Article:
More Time and More Automation Needed for No Surprises Act Compliance
As noted here previously, the No Surprises Act -- which is part of the Consolidated Appropriations Act introduced earlier this year -- presents some formidable challenges to the healthcare industry.
The No Surprises Act is so named because it is designed to eliminate some of the surprises that group health plan participants encounter from unexpected charges, which most people will agree is certainly a needed solution. However, as reported at HealthcareDive.com, payers and hospitals are asking for more time to get their "ducks in a row" in preparation to meet the new requirements:
Payers are asking for a safe harbor until 2023 calling the Jan. 1 start day is too soon for plans to determine payment amounts to out-of-network providers and as it seeks clarification on the resolution process.
Safety net hospitals represented by America's Essential Hospitals want implementation to be delayed until six months after the public health emergency for COVID-19 ends, saying staff and resources are spread too thin dealing with the pandemic and especially the spread of the delta variant.
The US Department of Health and Human Services released the first interim final rule to implement the No Surprises Act in June — one of multiple expected to be released this year — including those from the Departments of Treasury and Labor.
Also, the American Hospital Association (AHA) said it is "deeply concerned that the existing oversight mechanisms are insufficient to monitor plan and issuer behavior and a more robust structure is needed to enforce the QPA requirements."
What it boils down to is time. Payer lobby AHIP asked for the good faith safe harbor request to make it possible to develop QPA methodologies, create the infrastructure to transmit notice and consent forms with providers, as well as time for AHIP to receive forthcoming information on the arbitration process.
The group wrote: "Health plans and issuers have responsibility for developing work streams; updating information technology; creating forms, notices, and other communications; training employees; and other operational measures necessary to effectuate obligations" that are set forth in the rule.
One key for payers and healthcare providers alike will be technology. According to Medical Economics:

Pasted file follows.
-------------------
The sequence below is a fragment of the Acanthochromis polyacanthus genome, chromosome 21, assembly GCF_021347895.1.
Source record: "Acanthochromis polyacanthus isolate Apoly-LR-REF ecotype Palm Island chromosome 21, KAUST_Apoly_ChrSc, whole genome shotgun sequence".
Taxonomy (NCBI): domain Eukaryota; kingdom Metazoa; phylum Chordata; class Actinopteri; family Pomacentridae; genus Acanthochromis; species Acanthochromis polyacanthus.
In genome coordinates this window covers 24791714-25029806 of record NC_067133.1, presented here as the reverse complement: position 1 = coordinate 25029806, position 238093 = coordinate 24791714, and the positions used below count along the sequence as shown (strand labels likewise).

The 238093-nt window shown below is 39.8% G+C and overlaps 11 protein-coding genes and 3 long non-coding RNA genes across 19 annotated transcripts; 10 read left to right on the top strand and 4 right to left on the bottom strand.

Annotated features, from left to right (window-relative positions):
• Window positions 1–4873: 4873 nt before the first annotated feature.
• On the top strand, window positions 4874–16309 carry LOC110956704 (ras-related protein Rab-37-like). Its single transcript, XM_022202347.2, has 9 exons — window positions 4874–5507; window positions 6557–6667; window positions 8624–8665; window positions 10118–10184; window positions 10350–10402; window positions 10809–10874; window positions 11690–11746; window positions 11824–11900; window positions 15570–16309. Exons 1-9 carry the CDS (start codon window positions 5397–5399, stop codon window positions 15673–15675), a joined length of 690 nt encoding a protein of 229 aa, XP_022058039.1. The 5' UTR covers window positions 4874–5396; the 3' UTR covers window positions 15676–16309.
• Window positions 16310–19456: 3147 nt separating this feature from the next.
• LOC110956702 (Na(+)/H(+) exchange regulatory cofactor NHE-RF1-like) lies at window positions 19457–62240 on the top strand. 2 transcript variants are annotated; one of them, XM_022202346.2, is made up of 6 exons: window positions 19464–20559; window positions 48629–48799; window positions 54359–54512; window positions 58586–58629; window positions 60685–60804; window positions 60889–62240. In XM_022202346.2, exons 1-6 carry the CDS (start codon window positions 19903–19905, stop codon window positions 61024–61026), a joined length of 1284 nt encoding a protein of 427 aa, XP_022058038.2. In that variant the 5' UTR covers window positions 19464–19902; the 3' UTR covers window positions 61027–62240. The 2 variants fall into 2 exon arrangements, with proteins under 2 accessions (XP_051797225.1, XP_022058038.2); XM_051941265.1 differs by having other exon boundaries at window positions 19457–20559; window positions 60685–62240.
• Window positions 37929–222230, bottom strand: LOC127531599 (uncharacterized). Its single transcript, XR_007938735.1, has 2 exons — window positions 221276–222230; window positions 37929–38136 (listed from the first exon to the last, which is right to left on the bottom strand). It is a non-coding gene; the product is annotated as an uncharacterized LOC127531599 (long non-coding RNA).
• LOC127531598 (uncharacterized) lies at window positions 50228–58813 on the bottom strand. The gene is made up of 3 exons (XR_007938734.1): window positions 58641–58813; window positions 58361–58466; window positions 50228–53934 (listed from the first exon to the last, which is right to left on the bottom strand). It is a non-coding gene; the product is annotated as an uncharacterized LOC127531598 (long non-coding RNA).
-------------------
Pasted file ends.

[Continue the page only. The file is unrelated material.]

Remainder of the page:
All this makes it critical for providers to have the operational structures needed to quickly implement and incorporate these rules and regulations into their revenue cycle workflows.
Automation will make this process easier and more reliable. Learning algorithms can consistently determine how to bill patients appropriately using specific rules based on the data being processed. This technology can assess provider type, the location where services were provided, network provisions, etc., and determine the appropriate billing process. Having the ability to hardwire compliant processes in a provider’s revenue cycle is critical because it minimizes the risk of billing errors and ensures claims have all the information needed to be processed successfully.
The deadline is quickly approaching and, in the current health climate, it is understandable that resources are stretched thin. However, we have noted that healthcare innovations have seen a boost during the pandemic; and, in order for providers and payers to achieve compliance with the new regulations, they need to partner with vendors with technologies like AI. Both payers and providers should not stop at just meeting the regulations, but also evaluate how these technologies can help achieve other goals like data interoperability -- where all the data created can be utilized by multiple systems. Players in the healthcare industry need to understand that you are not alone, and reaching out to your technology vendors is the right course of action to ensure that you are indeed in compliance.
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